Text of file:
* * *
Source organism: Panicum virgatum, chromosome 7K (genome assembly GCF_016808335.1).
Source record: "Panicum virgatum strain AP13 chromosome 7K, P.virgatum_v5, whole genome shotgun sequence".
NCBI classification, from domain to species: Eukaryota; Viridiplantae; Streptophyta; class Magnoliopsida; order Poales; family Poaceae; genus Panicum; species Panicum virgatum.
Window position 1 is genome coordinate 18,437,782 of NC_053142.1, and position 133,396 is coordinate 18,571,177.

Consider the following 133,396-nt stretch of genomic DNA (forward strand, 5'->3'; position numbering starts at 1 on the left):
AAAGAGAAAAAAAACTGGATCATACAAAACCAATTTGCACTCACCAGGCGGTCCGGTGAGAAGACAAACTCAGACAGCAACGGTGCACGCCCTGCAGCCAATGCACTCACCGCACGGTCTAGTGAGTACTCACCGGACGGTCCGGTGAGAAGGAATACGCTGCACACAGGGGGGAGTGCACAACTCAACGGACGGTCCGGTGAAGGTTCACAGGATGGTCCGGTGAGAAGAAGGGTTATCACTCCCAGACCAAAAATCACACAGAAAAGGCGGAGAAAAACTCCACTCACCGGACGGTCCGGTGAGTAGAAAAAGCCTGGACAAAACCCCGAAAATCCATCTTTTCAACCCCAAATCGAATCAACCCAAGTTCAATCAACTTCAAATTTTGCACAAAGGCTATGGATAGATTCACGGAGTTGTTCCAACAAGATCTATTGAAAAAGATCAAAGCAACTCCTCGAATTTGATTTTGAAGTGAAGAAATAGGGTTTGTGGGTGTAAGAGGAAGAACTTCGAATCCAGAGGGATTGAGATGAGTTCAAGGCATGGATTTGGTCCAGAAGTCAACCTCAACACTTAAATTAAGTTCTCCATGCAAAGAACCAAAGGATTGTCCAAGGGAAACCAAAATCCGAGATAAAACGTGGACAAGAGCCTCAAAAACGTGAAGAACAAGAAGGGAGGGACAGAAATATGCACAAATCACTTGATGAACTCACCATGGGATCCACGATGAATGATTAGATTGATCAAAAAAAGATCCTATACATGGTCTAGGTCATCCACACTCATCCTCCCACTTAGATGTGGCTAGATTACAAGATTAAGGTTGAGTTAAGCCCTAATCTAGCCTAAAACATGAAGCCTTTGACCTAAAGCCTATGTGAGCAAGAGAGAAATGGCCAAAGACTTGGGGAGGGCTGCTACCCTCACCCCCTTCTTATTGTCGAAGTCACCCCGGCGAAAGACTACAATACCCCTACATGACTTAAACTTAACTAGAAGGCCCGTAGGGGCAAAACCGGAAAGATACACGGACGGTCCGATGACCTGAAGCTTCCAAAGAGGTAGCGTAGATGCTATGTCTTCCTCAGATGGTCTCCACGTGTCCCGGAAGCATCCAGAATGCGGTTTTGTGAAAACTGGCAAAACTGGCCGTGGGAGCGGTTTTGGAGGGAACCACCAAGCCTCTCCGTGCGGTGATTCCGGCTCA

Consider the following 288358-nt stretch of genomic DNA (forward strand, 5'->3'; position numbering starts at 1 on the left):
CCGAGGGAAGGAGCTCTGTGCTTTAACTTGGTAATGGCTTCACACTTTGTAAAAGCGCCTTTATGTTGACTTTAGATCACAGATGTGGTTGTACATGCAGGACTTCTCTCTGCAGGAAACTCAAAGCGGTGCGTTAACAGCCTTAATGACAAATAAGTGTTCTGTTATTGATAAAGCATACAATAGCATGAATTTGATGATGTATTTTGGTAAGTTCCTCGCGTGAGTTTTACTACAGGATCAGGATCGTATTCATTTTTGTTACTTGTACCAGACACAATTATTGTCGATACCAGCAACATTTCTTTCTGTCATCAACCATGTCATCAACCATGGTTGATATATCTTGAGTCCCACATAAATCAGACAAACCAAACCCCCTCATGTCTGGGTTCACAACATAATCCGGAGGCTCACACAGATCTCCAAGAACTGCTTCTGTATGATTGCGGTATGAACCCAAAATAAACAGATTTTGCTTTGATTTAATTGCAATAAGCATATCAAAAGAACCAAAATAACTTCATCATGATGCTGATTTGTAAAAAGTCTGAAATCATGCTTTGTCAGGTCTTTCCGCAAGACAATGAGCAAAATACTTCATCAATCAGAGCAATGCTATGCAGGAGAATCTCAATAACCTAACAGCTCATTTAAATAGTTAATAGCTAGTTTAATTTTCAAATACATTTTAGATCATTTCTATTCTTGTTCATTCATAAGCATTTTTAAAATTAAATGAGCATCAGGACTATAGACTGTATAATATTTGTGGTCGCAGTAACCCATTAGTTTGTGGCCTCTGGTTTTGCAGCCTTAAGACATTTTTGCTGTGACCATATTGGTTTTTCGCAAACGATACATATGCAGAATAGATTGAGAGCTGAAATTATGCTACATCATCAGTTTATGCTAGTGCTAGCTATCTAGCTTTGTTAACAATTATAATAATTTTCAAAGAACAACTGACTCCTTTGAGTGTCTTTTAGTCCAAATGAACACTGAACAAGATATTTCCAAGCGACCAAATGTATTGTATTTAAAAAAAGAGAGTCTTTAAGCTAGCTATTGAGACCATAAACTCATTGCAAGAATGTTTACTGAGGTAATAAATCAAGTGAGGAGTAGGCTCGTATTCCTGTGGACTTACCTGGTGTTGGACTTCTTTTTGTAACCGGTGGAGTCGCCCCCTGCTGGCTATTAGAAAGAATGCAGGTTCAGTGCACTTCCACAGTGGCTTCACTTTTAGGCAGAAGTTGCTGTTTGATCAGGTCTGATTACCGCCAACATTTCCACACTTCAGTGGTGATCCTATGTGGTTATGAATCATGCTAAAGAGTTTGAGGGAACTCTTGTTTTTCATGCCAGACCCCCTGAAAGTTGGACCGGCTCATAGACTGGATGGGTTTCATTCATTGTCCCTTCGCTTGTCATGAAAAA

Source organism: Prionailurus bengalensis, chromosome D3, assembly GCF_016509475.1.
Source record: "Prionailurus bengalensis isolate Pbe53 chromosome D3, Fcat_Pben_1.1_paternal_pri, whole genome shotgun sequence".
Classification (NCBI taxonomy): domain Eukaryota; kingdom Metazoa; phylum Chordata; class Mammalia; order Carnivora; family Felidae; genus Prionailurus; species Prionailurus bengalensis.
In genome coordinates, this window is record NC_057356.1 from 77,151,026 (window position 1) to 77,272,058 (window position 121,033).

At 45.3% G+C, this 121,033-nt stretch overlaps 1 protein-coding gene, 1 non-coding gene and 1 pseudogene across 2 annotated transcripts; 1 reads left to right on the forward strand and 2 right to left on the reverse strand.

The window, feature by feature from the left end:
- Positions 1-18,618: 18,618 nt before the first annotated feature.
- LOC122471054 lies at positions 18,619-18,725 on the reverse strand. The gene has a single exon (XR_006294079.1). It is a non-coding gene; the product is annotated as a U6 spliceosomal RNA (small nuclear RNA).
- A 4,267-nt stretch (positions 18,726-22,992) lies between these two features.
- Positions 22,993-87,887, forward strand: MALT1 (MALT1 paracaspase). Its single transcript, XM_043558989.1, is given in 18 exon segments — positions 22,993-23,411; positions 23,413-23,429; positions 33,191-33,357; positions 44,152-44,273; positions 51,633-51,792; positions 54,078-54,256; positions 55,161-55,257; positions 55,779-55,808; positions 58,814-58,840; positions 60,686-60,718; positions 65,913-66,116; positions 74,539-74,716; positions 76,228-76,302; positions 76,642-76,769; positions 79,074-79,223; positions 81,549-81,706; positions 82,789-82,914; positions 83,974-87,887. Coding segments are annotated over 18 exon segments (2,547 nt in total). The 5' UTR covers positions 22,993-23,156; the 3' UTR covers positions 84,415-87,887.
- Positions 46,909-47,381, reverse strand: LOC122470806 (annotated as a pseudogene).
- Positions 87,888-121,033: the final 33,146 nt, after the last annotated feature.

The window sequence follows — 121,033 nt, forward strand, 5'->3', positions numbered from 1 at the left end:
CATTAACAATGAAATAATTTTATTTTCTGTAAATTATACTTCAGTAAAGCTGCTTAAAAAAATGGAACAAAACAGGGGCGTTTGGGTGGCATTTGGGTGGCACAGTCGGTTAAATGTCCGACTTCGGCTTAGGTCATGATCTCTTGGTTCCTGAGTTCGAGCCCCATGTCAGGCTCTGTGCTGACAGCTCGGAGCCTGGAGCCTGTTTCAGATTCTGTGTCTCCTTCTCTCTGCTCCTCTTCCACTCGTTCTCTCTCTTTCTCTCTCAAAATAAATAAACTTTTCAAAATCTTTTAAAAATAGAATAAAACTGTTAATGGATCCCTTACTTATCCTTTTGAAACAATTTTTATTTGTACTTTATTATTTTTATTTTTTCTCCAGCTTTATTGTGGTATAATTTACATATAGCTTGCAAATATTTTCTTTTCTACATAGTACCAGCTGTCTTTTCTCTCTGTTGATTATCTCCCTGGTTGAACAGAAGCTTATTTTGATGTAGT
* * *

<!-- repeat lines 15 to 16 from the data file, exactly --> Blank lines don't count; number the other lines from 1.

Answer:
- Positions 1-18,618: 18,618 nt before the first annotated feature.
- LOC122471054 lies at positions 18,619-18,725 on the reverse strand. The gene has a single exon (XR_006294079.1). It is a non-coding gene; the product is annotated as a U6 spliceosomal RNA (small nuclear RNA).